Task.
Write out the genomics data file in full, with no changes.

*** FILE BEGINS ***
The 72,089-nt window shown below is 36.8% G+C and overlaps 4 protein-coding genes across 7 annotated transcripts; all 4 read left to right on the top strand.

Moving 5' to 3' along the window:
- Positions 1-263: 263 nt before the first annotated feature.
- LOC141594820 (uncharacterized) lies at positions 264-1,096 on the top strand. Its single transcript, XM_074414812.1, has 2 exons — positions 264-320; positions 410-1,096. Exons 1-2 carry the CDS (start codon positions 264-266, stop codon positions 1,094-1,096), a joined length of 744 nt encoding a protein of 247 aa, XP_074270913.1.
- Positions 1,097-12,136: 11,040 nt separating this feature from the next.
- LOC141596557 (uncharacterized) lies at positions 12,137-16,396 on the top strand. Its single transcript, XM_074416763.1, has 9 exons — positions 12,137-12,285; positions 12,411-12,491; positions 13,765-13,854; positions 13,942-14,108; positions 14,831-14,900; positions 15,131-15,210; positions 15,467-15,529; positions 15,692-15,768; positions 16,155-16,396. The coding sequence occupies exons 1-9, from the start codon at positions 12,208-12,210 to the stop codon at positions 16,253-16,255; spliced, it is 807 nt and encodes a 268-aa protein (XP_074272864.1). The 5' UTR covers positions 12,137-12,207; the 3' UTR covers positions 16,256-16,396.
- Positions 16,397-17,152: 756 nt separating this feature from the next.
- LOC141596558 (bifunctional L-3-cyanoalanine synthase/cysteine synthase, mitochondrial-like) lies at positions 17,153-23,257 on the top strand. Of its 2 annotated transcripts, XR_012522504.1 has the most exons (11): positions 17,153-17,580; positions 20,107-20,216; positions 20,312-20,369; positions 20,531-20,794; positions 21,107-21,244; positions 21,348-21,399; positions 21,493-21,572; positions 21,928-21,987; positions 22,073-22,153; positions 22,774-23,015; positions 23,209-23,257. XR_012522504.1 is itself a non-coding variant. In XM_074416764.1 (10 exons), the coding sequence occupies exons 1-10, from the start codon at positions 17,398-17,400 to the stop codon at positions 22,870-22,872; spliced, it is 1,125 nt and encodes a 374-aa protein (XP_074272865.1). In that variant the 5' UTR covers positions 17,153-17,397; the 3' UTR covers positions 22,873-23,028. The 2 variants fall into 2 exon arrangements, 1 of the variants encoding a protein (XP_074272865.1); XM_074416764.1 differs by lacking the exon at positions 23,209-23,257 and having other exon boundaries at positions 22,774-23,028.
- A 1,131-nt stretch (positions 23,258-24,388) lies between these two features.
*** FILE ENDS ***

The 72,089-nt window shown below is 36.8% G+C and overlaps 4 protein-coding genes across 7 annotated transcripts; all 4 read left to right on the top strand.

Moving 5' to 3' along the window:
- Positions 1-263: 263 nt before the first annotated feature.
- LOC141594820 (uncharacterized) lies at positions 264-1,096 on the top strand. Its single transcript, XM_074414812.1, has 2 exons — positions 264-320; positions 410-1,096. Exons 1-2 carry the CDS (start codon positions 264-266, stop codon positions 1,094-1,096), a joined length of 744 nt encoding a protein of 247 aa, XP_074270913.1.
- Positions 1,097-12,136: 11,040 nt separating this feature from the next.
- LOC141596557 (uncharacterized) lies at positions 12,137-16,396 on the top strand. Its single transcript, XM_074416763.1, has 9 exons — positions 12,137-12,285; positions 12,411-12,491; positions 13,765-13,854; positions 13,942-14,108; positions 14,831-14,900; positions 15,131-15,210; positions 15,467-15,529; positions 15,692-15,768; positions 16,155-16,396. The coding sequence occupies exons 1-9, from the start codon at positions 12,208-12,210 to the stop codon at positions 16,253-16,255; spliced, it is 807 nt and encodes a 268-aa protein (XP_074272864.1). The 5' UTR covers positions 12,137-12,207; the 3' UTR covers positions 16,256-16,396.
- Positions 16,397-17,152: 756 nt separating this feature from the next.
- LOC141596558 (bifunctional L-3-cyanoalanine synthase/cysteine synthase, mitochondrial-like) lies at positions 17,153-23,257 on the top strand. Of its 2 annotated transcripts, XR_012522504.1 has the most exons (11): positions 17,153-17,580; positions 20,107-20,216; positions 20,312-20,369; positions 20,531-20,794; positions 21,107-21,244; positions 21,348-21,399; positions 21,493-21,572; positions 21,928-21,987; positions 22,073-22,153; positions 22,774-23,015; positions 23,209-23,257. XR_012522504.1 is itself a non-coding variant. In XM_074416764.1 (10 exons), the coding sequence occupies exons 1-10, from the start codon at positions 17,398-17,400 to the stop codon at positions 22,870-22,872; spliced, it is 1,125 nt and encodes a 374-aa protein (XP_074272865.1). In that variant the 5' UTR covers positions 17,153-17,397; the 3' UTR covers positions 22,873-23,028. The 2 variants fall into 2 exon arrangements, 1 of the variants encoding a protein (XP_074272865.1); XM_074416764.1 differs by lacking the exon at positions 23,209-23,257 and having other exon boundaries at positions 22,774-23,028.
- A 1,131-nt stretch (positions 23,258-24,388) lies between these two features.